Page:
Jun Sekino replaces earthquake-damaged school in Thailand with stilted classrooms

Bangkok-based architect Jun Sekino designed these elevated classrooms in northern Thailand in response to a severe earthquake, which destroyed the school’s original building (+ slideshow).

The earthquake struck Chiang Rai Province in May 2014, ruining 73 schools and leaving over 2,000 students without classrooms. A programme was set up by charity Design for Disasters (D4D) to build nine earthquake-resistant schools in the worst affected areas.

Jun Sekino was one of the nine Thai architects asked to participate in the project. The architect and his studio were assigned the Baan Nhong Bua School, where pupils aged between five and 10 years old were studying in a makeshift structure.

“The school’s building, which was damaged, is considered to possess the same standard and pattern with other schools in Thailand; however, this pattern does not brace for the severe natural disasters,” explained the architects.

“Due to the dilapidation of the building, the students were beseeched to study in a temporary pavilion that was not suitable for learning.”

Like the Baan Huay Sarn Yaw School designed by Vin Varavarn Architects as part of the same scheme, the primary school has a steel frame and is elevated above the ground on stilts to avoid the risk of flooding.

The non-rigid frame is designed to offer a degree of flexibility that could help to absorb vibrations in future earthquakes.

The building features a mono-pitched roof and a wide veranda, which is partially shielded from the elements by the overhanging roof and bamboo screens. This area is used by pupils and teachers to remove and store shoes before entering the main building.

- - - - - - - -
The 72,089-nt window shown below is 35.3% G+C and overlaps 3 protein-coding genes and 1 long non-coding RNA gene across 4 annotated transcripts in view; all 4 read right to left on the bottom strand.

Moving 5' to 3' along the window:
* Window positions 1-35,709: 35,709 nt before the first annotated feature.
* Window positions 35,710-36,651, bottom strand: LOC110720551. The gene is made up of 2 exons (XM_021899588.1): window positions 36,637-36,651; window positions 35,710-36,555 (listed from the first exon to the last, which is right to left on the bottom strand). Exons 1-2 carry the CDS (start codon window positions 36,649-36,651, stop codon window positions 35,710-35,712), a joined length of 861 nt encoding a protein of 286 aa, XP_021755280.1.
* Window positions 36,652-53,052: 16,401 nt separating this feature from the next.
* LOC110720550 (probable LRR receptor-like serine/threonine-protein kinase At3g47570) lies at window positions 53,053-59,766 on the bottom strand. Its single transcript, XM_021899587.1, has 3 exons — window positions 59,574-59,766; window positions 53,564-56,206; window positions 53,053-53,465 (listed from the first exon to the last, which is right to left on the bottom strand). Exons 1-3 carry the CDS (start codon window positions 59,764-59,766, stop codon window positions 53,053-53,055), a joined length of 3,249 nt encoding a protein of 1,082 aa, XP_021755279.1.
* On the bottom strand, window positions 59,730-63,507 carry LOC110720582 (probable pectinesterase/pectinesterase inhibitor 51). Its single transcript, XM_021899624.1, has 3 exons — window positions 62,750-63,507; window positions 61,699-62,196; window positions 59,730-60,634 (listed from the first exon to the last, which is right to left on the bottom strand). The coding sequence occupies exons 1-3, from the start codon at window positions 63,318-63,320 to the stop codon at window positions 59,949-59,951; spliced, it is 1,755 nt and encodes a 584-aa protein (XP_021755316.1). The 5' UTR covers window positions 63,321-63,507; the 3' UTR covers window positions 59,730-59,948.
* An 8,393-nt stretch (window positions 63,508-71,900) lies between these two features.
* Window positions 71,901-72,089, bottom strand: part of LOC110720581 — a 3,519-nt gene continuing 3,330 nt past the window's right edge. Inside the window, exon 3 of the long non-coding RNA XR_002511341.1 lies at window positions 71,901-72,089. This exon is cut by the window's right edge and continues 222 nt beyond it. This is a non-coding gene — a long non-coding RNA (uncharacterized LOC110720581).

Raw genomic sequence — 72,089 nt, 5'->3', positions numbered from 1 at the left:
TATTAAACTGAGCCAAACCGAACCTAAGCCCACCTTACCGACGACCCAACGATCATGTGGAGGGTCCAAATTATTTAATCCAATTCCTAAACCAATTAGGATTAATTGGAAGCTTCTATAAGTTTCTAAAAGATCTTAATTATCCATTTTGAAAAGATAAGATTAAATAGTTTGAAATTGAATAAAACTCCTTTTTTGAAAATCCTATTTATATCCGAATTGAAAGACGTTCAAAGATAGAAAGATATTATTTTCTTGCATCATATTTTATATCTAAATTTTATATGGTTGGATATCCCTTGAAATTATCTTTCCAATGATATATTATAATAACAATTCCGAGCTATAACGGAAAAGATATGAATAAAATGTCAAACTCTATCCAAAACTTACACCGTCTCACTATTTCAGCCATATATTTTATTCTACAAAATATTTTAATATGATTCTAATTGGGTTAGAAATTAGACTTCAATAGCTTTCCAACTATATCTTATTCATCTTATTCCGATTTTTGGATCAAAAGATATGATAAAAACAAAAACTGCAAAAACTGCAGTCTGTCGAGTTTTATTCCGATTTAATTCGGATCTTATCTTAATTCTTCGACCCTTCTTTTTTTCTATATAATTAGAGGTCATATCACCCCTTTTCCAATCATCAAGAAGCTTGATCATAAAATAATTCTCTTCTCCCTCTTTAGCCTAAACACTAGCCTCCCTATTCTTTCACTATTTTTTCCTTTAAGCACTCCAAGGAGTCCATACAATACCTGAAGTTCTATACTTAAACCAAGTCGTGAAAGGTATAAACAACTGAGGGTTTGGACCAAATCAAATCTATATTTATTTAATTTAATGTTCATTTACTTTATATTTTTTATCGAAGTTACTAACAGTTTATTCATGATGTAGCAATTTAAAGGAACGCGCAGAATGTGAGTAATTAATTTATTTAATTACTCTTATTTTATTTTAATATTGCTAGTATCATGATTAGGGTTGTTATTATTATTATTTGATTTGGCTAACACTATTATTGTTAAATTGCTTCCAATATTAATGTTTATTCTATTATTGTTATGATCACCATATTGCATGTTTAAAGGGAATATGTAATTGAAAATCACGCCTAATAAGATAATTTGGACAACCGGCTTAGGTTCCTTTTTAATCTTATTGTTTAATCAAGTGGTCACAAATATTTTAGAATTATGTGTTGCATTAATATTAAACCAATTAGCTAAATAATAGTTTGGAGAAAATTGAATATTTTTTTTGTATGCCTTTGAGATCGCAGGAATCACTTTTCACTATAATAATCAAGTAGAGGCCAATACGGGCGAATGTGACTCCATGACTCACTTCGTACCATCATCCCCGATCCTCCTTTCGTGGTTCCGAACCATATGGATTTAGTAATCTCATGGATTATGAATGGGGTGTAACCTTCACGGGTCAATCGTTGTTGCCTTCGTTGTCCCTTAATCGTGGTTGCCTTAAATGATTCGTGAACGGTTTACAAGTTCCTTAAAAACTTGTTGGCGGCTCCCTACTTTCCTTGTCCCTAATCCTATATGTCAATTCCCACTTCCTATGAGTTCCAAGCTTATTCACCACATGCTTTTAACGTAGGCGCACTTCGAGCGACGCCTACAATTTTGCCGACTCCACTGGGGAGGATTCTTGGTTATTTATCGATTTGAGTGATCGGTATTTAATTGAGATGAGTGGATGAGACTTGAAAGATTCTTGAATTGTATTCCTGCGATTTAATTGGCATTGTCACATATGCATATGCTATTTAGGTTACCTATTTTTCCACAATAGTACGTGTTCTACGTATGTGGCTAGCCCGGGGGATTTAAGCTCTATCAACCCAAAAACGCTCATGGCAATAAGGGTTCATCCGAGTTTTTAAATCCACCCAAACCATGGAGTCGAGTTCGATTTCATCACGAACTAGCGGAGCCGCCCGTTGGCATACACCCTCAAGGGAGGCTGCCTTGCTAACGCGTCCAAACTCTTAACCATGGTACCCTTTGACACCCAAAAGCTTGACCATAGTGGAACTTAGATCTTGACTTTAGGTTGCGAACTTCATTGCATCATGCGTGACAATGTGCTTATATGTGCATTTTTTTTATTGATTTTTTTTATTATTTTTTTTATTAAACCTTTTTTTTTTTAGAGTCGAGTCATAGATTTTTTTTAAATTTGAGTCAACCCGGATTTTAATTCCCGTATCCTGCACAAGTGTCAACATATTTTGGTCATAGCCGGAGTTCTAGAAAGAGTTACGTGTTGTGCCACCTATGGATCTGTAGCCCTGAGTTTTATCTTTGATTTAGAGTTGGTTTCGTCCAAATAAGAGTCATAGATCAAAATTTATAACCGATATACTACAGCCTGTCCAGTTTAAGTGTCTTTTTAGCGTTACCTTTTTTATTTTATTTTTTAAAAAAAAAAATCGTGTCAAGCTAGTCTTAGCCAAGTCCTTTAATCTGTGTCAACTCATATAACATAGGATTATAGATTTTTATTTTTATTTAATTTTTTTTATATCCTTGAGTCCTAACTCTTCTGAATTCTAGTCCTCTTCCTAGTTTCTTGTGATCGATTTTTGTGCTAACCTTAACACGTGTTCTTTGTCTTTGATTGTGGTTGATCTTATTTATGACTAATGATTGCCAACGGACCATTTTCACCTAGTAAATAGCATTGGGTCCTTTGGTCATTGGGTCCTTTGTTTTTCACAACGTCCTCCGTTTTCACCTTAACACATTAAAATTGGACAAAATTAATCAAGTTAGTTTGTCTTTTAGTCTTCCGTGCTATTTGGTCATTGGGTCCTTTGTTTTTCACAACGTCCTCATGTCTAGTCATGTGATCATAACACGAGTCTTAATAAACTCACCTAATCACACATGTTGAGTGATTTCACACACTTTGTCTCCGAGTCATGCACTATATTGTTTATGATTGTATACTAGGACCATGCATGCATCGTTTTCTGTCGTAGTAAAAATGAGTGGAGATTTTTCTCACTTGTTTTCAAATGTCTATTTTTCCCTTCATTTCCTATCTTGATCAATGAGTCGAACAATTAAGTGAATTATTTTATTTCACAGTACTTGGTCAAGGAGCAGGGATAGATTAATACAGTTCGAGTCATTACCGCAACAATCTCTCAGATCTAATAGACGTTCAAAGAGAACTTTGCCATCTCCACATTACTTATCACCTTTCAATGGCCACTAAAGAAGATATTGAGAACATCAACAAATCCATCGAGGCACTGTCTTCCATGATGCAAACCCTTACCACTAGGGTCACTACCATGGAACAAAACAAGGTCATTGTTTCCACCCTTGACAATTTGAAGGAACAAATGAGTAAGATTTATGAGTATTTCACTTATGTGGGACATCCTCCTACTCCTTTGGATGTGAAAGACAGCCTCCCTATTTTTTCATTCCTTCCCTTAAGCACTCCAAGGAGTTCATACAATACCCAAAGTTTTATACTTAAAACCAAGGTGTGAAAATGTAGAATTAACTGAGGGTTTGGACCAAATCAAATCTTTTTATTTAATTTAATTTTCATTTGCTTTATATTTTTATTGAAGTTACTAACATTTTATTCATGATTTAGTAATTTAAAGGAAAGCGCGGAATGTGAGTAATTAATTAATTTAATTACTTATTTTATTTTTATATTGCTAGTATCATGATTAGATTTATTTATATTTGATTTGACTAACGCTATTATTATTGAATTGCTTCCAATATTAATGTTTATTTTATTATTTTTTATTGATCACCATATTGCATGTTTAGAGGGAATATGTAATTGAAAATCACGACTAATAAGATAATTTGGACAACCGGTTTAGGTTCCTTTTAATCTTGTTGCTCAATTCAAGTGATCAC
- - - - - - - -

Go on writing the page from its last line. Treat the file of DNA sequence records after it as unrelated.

The architects selected inexpensive and quick-to-assemble materials for the project, using corrugated plastic sheeting for windows and room dividers, and cement board for walls and shelving.

Two pairs of classrooms are set on either side of a wide corridor that divides the building in half. A strip of corrugated plastic inserted below the sloping roof helps to naturally light the grey classrooms.

“The building is designed to correspond with the weather condition of the northern part of Thailand which allows the circulation of natural air, and the penetration of natural light into the building,” explained the studio.

“The building demanded to have pavilion-like appearance in correspondence with the rural architecture in which the ceiling is elevated in order to allow the natural light to penetrate through the classrooms during daytime.”

The rooms are formed by bamboo and corrugated plastic partitions affixed to the steel structure, meaning the school has the potential to be adapted in the future to suit the needs of the school.

“The most significant concept is the developable design for the real users; students and teachers,” said the architects. “In years to come, the users will be able to adjust the functions according to their own demand.”

Earlier this year architects Charles Lai and Takehiko Suzuki developed a prototype shelter for earthquake victims in Nepal. The bamboo-framed shelter could be constructed by unskilled builders with the aid of a manual in just three days.

Project description:

Architect: Jun Sekino
Project organiser: Design for Disaster (D4D)
Engineers: Next Innovation Engineering, The Engineering Institute of Thailand and The Consulting Engineers Association of Thailand
Collaborators: Thai Contractors Association, Association of Siamese Architects

Assembly diagram – click for larger image
Materiality diagram – click for larger image
Classroom plan – click for larger image
Plan – click for larger image
Roof plan – click for larger image

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